A topic of debate that this little museum discusses also was quilts. Story has it that conductors and others that were a part of the underground railroad made clues, signals, and codes using quilts. Some historians say this isn’t true, as slaves wouldn’t spend the time or money to make something as elaborate as this, and they’d just be using a quilt for it’s true purpose-warmth. But, the owners of this museum highly disagree. They’ve been studying it for years and do believe that there is a connection between these quilts and the patterns served as a code to those running away.
Underground Railroad Books
The next part of my underground railroad unit study is some great reads. My go-to for just about any subject is the Who Was books. I picked up a copy of What Was the Underground Railroad to start us off. Just like the other books from this series, this book didn’t disappoint.This book not only talked about the life of slaves and the basics of the underground railroad, but it also discussed famous people that were part of the underground railroad like Harriet Tubman, Henry Box Brown, Caroline Quarlls, and Ellen and William Craft.
Henry’s Freedom Box is another book that was highly recommended to us from the couple who ran the museum in Washington. It tells more about Henry Box Brown’s life in a picture book format. You can read the book yourself, or watch this video where it is read to you. This amazing man traveled in a box to win his freedom. That’s also where he got his name.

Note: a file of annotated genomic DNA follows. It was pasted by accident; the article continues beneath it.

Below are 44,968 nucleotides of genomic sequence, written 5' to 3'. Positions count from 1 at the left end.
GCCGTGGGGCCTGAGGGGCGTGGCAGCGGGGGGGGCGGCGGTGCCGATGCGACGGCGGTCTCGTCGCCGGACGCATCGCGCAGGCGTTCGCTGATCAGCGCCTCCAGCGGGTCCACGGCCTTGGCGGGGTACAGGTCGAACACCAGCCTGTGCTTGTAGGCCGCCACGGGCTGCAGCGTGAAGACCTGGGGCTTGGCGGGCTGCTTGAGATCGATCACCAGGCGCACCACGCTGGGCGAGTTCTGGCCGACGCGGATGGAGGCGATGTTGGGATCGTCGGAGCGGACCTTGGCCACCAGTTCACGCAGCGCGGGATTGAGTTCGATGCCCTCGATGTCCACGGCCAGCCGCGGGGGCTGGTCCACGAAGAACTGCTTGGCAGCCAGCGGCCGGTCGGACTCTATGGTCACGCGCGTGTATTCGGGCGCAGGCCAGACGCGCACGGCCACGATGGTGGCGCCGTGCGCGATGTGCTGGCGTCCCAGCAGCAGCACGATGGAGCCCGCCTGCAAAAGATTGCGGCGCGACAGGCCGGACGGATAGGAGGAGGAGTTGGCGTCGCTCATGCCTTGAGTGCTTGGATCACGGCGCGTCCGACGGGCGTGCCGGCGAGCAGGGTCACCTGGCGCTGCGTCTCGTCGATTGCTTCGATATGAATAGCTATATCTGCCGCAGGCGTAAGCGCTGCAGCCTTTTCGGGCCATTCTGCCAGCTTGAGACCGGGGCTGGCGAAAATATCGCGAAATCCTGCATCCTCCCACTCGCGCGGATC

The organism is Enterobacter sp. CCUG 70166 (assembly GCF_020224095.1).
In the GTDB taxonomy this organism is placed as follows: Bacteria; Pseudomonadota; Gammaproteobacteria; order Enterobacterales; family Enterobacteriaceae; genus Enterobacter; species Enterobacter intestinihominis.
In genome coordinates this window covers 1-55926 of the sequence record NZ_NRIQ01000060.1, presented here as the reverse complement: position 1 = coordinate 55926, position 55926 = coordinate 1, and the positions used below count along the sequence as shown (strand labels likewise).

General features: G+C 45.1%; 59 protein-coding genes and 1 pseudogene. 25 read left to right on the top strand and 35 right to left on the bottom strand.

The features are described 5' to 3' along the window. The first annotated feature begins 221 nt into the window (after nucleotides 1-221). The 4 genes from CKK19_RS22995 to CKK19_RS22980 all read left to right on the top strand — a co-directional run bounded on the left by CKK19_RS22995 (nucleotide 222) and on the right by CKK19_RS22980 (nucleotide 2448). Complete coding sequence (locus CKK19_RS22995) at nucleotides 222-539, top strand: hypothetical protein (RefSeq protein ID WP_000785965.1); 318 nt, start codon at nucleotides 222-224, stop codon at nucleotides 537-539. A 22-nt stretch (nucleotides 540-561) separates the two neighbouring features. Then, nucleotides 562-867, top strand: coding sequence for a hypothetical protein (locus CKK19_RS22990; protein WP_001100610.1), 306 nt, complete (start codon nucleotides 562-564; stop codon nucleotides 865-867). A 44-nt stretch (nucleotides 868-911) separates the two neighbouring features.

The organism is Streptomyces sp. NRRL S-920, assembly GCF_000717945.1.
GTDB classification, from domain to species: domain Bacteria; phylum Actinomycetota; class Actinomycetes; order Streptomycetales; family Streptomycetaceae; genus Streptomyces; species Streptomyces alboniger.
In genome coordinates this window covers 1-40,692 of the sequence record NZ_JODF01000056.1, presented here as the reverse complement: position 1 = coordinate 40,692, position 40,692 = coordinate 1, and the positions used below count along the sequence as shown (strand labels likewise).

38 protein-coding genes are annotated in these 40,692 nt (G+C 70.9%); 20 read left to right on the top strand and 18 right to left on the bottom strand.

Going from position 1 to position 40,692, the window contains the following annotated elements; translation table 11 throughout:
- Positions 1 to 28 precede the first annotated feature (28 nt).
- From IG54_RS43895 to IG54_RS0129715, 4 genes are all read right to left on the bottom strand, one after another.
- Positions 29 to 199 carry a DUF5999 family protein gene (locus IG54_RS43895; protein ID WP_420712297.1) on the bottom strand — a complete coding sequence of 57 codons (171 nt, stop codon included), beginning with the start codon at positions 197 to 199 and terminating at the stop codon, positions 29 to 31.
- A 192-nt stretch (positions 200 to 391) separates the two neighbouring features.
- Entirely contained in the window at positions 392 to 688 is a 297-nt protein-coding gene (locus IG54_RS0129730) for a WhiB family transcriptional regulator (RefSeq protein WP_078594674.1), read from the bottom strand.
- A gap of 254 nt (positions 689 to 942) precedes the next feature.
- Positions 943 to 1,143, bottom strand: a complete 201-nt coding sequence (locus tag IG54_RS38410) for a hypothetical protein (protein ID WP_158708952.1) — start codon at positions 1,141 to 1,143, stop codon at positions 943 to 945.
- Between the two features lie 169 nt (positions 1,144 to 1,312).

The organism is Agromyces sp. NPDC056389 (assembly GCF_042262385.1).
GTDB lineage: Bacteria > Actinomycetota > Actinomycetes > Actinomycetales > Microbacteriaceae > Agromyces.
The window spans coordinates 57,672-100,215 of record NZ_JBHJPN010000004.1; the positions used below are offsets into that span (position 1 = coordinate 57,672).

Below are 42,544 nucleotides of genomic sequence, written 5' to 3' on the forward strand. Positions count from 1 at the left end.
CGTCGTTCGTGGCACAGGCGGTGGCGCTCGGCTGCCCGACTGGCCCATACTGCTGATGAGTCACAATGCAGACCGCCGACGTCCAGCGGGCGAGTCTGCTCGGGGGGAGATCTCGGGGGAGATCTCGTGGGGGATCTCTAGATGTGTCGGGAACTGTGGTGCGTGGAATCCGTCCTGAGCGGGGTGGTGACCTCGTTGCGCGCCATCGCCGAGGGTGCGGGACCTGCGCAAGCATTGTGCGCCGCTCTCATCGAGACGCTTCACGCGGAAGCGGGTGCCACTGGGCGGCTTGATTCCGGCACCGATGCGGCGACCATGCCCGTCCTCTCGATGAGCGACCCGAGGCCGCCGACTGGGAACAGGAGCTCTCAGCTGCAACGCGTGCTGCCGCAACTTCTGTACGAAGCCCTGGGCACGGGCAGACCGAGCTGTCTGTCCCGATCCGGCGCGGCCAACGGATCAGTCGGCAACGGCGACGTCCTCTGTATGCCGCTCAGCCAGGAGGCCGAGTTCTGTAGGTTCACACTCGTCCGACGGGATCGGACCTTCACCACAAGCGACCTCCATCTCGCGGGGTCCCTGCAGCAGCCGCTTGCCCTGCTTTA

Moses is the perfect nickname for Harriet Tubman, who is probably the most well known person that one thinks of when it comes to the underground railroad. She led more people to freedom in the underground railroad than any other single person.
Additional Resources and Activities
Did you know that you can earn a special badge just for the underground railroad in the Junior Ranger program?! I was so excited to see that this was a part of the Junior Ranger mail in program. You can print and complete all of the activities at home, and mail them in. The badge will then be mailed to you. These were the perfect companion to our unit study.
The National Park Service also has a spot on their website dedicated to the underground railroad. It has a map and a list of places that are still standing and a part of the National Register of Historical Places for the underground railroad.
A great way to get hands on with the underground railroad is to make your own map. My kids love map tracing. They can trace any map of the US, mark the free states and slave states, and mark which route they would take if they were a part of the underground railroad and wanted to make it to freedom. (You can get a copy of a map to print with my license plate game printable.)
The Underground Railroad Unit Study
My kids had a great time going through this Underground Railroad Unit Study. I feel like they have more of an appreciation for what African Americans endured through slavery than they did before our study. It has brought up lots of questions and everyday learning opportunities in our house.
Have you studied the underground railroad in your homeschool? Share what you did in the comments below or in my online homeschool community.
You can find lots more resources for history and geography by clicking the image below!
Looking for more roadschooling resources and adventure stories? Click the image below.